By Douglas Holtz-Eakin
The young drop coverage to avoid higher premiums
Independent voices from the TWT Communities
There was a moment this past December in Paris when playwright David Ives achieved what he calls "a moment of maximum fabulosity."
Michael Henry Heim, an internationally known translator who created highly praised English versions of such masterpieces as "Death in Venice" and "The Unbearable Lightness of Being," has died. He was 69.
The latest book by Milan Kundera is a set of mini-essays about other artists. The three earlier critical works by Mr. Kundera were "The Curtain," "The Art of the Novel" and "Testaments Betrayed."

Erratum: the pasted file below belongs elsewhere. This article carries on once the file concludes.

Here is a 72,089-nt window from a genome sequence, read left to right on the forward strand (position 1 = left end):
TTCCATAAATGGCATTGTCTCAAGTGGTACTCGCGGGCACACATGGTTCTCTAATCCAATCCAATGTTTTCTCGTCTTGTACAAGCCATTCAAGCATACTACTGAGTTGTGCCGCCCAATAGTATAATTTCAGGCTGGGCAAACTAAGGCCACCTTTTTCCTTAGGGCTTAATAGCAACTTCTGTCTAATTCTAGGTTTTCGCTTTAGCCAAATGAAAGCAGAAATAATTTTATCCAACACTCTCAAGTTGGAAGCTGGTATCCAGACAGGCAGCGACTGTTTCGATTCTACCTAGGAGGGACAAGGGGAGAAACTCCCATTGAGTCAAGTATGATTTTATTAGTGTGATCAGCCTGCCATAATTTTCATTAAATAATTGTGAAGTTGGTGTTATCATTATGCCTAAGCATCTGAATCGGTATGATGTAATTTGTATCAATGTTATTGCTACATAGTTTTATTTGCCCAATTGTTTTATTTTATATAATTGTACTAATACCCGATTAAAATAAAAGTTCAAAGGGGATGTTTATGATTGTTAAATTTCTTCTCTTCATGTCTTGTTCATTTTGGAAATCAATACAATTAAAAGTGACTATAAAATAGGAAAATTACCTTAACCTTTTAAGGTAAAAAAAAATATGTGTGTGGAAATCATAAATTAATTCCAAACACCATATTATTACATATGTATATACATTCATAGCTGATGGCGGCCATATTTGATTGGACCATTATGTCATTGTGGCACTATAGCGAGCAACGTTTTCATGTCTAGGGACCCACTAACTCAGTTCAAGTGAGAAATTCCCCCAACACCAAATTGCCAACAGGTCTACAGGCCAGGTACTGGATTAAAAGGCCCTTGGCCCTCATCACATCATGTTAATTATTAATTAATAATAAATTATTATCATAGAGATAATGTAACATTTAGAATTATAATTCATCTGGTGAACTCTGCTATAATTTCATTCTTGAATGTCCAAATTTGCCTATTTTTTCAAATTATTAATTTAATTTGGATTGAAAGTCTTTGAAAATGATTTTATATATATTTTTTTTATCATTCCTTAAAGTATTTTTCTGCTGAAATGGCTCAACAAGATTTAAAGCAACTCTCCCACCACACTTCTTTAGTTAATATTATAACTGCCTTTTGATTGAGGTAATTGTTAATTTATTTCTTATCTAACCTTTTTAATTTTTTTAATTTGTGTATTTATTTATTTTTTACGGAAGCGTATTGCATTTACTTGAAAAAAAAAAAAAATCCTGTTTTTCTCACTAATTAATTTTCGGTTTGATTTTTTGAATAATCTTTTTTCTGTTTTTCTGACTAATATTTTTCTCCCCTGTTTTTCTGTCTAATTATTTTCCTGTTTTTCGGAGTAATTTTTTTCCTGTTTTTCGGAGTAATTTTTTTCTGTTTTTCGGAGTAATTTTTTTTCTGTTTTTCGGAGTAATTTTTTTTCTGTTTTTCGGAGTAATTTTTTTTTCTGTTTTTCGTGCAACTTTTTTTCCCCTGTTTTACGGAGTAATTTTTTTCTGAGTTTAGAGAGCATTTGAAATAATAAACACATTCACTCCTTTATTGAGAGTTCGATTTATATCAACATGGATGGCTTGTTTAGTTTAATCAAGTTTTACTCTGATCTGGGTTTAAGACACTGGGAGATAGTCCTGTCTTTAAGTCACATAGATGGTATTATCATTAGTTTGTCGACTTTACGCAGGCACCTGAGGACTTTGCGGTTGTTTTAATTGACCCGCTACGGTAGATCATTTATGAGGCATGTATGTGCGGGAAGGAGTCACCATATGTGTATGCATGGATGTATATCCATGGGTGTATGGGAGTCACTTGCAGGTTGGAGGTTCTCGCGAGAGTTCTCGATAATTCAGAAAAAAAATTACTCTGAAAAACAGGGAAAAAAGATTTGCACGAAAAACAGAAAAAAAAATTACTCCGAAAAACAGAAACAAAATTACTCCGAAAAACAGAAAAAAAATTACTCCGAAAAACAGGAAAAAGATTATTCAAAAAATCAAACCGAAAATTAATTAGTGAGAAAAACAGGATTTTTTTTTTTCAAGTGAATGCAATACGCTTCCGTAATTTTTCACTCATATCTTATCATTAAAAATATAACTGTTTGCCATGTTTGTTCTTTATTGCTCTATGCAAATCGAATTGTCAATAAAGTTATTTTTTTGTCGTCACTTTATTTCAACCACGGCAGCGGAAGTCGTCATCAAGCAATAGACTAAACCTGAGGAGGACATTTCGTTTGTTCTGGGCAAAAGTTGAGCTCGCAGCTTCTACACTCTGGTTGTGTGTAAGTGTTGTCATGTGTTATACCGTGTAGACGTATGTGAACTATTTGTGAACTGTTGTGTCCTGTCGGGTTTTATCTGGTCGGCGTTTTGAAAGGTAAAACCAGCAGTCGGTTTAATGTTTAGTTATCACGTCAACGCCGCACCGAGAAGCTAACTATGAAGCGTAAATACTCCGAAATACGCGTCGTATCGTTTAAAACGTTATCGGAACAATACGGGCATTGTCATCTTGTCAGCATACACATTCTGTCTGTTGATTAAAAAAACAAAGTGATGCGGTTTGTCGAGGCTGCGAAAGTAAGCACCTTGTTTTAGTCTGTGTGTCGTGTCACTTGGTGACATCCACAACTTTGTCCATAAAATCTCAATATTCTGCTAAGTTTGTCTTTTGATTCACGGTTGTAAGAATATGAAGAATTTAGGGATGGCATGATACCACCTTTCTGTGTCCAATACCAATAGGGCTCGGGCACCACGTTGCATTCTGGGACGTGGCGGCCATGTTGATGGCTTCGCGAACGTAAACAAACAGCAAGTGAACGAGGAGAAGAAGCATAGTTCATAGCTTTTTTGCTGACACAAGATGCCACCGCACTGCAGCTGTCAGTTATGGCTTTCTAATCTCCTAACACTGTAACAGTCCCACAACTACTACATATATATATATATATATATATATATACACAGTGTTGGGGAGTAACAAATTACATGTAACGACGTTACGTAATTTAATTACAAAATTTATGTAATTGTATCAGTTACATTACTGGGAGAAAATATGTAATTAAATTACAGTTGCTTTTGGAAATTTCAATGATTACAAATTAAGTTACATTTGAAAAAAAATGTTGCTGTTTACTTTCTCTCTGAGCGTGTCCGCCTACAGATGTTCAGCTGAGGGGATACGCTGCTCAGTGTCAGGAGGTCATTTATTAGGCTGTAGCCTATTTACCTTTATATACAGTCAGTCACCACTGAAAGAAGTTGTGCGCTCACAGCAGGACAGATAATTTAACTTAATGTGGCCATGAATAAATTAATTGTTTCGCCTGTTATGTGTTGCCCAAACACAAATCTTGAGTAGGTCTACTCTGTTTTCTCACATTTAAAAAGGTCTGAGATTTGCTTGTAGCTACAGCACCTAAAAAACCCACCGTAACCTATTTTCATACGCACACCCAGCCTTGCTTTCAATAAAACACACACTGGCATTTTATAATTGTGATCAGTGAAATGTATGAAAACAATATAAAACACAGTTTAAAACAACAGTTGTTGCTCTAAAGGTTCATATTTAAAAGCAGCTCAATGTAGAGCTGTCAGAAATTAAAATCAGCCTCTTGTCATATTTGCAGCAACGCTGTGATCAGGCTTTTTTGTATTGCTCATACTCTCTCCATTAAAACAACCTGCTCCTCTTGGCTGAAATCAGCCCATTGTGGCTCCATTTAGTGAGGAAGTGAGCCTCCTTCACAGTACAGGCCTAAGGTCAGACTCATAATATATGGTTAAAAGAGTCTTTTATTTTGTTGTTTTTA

Some pages are devoted to the English painter Francis Bacon, and Kundera adds to what he has already written on behalf of the Czech composer Leos Janacek.
Mr. Kundera is, of course, the celebrated Czech novelist who wrote "The Book of Laughter and Forgetting," "The Unbearable Lightness of Being" and the somewhat less well-known but especially lovable "Immortality," along with seven other works of fiction and one play, "Jacques and His Master," a reworking of Diderot's "Jacques the Fatalist."